Image courtesy of Stuart Miles at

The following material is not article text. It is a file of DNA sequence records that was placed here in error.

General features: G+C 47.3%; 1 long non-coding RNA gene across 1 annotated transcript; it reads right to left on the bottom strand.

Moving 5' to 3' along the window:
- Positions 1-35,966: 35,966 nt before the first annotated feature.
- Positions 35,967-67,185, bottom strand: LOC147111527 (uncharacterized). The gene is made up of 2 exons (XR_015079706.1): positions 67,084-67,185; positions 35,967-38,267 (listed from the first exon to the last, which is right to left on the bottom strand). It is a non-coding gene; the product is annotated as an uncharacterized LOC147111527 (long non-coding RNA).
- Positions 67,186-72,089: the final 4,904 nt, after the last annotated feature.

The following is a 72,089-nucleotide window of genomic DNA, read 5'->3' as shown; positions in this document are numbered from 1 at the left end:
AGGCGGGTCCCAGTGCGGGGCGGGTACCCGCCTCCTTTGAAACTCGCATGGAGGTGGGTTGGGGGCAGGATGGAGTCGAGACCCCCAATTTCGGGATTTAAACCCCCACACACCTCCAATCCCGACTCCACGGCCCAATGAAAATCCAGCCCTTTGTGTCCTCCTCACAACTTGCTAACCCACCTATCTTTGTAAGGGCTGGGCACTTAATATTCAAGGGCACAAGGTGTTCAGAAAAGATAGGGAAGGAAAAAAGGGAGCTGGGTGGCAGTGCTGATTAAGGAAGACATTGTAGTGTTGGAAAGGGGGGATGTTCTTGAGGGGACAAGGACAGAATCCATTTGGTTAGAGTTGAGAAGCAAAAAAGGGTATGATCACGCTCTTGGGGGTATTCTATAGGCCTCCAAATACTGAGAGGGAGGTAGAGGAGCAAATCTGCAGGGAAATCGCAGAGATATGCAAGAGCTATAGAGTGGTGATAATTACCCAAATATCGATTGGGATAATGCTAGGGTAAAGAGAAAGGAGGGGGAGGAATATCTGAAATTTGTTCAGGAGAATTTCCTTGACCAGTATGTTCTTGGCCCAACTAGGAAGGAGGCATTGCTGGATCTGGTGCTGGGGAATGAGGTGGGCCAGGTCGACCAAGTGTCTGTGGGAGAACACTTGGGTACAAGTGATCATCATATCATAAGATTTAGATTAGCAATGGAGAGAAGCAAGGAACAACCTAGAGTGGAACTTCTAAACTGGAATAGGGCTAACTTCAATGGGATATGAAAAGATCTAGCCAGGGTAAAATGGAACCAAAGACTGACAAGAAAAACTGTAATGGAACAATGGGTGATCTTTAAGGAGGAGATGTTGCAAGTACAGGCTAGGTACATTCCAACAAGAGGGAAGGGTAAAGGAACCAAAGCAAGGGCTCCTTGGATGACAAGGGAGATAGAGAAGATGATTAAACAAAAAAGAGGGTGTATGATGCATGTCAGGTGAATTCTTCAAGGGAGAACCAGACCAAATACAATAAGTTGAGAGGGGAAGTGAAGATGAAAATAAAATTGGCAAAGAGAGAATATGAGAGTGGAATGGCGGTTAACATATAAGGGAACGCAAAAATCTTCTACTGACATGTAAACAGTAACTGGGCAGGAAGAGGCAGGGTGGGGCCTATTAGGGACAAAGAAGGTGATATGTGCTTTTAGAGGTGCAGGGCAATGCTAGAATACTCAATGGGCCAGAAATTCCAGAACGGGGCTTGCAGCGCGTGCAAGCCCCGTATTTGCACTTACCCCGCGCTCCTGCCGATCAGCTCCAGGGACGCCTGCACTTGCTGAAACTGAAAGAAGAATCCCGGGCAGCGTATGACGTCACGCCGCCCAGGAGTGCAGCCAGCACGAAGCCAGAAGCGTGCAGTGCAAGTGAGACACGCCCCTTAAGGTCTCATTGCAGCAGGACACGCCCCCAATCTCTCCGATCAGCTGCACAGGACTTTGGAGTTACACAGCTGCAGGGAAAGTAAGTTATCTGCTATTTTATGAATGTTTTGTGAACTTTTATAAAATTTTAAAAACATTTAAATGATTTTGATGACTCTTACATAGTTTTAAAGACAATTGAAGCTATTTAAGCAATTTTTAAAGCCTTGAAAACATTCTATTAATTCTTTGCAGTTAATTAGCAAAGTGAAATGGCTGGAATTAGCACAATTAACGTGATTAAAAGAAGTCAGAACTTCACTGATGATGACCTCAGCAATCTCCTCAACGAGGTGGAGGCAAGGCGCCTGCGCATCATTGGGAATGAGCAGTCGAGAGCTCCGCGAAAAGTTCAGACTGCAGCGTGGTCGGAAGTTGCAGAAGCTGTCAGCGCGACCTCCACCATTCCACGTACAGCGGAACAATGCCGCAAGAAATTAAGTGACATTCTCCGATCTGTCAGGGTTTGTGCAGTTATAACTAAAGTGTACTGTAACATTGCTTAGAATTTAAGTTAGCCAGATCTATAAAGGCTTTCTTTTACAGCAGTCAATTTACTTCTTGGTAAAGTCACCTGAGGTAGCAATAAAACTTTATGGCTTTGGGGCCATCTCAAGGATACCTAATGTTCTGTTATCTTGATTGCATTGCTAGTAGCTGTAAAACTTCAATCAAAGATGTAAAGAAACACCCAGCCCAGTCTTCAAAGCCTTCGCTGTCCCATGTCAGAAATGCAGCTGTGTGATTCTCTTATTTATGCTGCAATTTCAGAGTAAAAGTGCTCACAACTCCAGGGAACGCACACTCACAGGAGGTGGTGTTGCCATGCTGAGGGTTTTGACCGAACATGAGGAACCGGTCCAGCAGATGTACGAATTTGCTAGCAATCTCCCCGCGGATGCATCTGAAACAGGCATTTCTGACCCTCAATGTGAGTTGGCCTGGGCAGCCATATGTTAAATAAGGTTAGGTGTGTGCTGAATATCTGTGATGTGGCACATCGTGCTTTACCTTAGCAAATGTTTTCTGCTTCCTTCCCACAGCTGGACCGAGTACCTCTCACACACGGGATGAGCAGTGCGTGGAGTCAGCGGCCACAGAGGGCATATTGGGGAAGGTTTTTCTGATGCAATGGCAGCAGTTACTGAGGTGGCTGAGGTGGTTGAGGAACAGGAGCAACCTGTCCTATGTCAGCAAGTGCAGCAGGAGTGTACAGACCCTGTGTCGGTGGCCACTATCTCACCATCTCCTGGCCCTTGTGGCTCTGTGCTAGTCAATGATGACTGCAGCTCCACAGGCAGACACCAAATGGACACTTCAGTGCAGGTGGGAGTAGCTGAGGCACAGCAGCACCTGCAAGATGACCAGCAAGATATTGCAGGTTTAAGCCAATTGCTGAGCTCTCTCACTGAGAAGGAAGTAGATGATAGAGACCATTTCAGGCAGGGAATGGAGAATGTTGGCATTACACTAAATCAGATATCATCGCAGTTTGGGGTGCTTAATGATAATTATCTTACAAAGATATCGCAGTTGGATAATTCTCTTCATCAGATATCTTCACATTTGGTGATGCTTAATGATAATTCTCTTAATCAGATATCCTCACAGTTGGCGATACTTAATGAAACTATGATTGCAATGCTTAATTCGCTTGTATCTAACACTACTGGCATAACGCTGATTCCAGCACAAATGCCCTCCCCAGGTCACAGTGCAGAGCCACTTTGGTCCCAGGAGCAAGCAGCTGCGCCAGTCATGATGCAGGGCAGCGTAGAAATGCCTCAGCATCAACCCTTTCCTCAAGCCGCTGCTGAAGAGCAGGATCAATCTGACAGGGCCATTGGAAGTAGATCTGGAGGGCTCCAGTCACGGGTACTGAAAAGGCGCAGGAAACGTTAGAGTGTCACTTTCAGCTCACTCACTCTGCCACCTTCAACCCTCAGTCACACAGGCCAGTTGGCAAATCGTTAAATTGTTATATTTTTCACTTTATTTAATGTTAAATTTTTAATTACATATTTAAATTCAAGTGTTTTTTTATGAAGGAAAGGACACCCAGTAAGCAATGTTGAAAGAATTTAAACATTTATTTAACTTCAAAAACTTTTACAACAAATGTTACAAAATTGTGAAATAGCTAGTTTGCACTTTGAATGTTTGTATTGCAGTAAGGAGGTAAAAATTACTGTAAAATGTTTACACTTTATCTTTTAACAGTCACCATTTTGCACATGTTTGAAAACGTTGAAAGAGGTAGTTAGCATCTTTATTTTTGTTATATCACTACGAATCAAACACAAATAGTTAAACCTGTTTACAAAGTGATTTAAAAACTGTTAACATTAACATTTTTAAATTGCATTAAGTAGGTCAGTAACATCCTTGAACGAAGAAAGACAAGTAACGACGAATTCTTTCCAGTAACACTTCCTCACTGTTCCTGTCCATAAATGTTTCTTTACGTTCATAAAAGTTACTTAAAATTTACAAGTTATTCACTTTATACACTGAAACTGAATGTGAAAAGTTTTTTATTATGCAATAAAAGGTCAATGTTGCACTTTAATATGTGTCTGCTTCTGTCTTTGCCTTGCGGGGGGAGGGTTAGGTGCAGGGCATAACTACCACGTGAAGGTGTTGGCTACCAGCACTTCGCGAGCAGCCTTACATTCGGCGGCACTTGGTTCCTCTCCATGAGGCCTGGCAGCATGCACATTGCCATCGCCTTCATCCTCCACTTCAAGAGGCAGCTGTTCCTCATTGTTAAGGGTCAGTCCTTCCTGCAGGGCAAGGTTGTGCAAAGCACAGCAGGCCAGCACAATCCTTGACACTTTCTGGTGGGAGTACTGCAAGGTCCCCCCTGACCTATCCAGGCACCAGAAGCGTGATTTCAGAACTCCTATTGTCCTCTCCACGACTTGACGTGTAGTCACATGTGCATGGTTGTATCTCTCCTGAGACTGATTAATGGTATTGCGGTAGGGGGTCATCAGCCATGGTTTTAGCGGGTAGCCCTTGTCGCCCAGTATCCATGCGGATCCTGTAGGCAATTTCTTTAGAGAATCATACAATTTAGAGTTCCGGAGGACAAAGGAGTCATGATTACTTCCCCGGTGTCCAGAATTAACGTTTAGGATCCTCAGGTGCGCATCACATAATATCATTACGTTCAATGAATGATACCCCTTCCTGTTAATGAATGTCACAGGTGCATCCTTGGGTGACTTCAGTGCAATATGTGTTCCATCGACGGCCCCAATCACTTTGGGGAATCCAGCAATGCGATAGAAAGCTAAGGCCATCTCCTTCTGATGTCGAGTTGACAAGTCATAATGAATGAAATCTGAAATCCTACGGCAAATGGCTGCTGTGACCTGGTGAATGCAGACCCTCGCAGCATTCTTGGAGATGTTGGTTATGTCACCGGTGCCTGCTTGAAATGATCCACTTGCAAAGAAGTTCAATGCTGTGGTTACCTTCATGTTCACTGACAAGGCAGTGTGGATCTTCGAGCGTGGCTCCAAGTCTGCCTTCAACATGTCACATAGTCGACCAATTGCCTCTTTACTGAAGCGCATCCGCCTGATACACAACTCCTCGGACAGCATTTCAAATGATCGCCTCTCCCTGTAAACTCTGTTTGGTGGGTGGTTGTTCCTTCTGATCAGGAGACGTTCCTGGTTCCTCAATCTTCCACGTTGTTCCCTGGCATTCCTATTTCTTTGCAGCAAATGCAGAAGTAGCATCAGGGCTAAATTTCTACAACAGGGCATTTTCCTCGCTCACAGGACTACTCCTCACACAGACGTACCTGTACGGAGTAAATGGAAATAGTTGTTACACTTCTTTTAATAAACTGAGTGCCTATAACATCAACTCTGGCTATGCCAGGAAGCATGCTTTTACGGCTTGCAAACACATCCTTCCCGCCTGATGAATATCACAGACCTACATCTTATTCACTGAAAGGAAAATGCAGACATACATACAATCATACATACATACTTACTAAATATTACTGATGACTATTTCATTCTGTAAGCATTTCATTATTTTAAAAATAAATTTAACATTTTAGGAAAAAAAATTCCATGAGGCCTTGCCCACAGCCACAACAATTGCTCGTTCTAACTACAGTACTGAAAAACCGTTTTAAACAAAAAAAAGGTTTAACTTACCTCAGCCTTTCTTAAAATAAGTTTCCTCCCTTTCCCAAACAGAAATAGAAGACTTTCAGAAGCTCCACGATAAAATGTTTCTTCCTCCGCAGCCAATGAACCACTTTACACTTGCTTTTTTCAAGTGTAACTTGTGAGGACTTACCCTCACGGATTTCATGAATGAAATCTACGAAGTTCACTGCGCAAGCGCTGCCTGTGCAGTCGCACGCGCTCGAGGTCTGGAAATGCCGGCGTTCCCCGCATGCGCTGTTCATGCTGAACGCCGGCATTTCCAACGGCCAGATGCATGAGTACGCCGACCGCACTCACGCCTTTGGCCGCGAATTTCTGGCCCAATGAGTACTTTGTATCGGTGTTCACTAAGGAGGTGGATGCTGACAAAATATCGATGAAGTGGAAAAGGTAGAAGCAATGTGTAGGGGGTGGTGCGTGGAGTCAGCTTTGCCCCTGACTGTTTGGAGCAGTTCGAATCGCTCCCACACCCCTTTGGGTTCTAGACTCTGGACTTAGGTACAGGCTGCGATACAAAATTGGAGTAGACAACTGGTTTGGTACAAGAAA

Meanwhile, Jacks behavior escalated and we were recommended a Developmental Pediatrician, Dr D. First thing we learned from Dr D was that Fluoxetine and Serotonin are both SSRI (Selective Serotonin Reuptake Inhibitor.) In simple terms, if someone has a reaction from Fluoxetine, he should not be prescribed Serotonin! Dr M who never made mistakes had made a mistake.  So, Dr D suggested Ritalin to control the ADHD because if he can focus and stay on task, maybe he will be less impulsive, anxious, angry if he felt his world is not spinning out of control. Unfortunately, the Ritalin didn’t help his ADHD and worsened his Tourettes. I did mention that none of his conditions have improved with the medications, they only got worse, and new ones got added. Dr D then proposed Abilify, another atypical antipsychotic drug, which I was uncomfortable with given Jack’s history with meds, but nonetheless agreed. What else could we do? After a month, we saw no difference with Jack and when we were told it wasnt covered by our new insurance, that it would be $890 for refill for a month’s supply of 30 pills, (Obamacare is overrated and could have killed my son if he had needed the drug for his illness,) I made the decision to discontinue the Abilify. If my son had to be on powerful mind altering drugs, the benefits must outweigh the risks. And costs. We were still living with an escalating pattern of mood, anxiety and anger issues coupled with Oppositional Defiance Disorder. We stopped seeing Dr D when she lectured me about my use of the term “side effects”. They are not to be used interchangeably and please do not call “reactions” side effects. I wonder if my son developed breasts, bruises, seizures, vitiligo, what term should I use? Side effects or Reactions?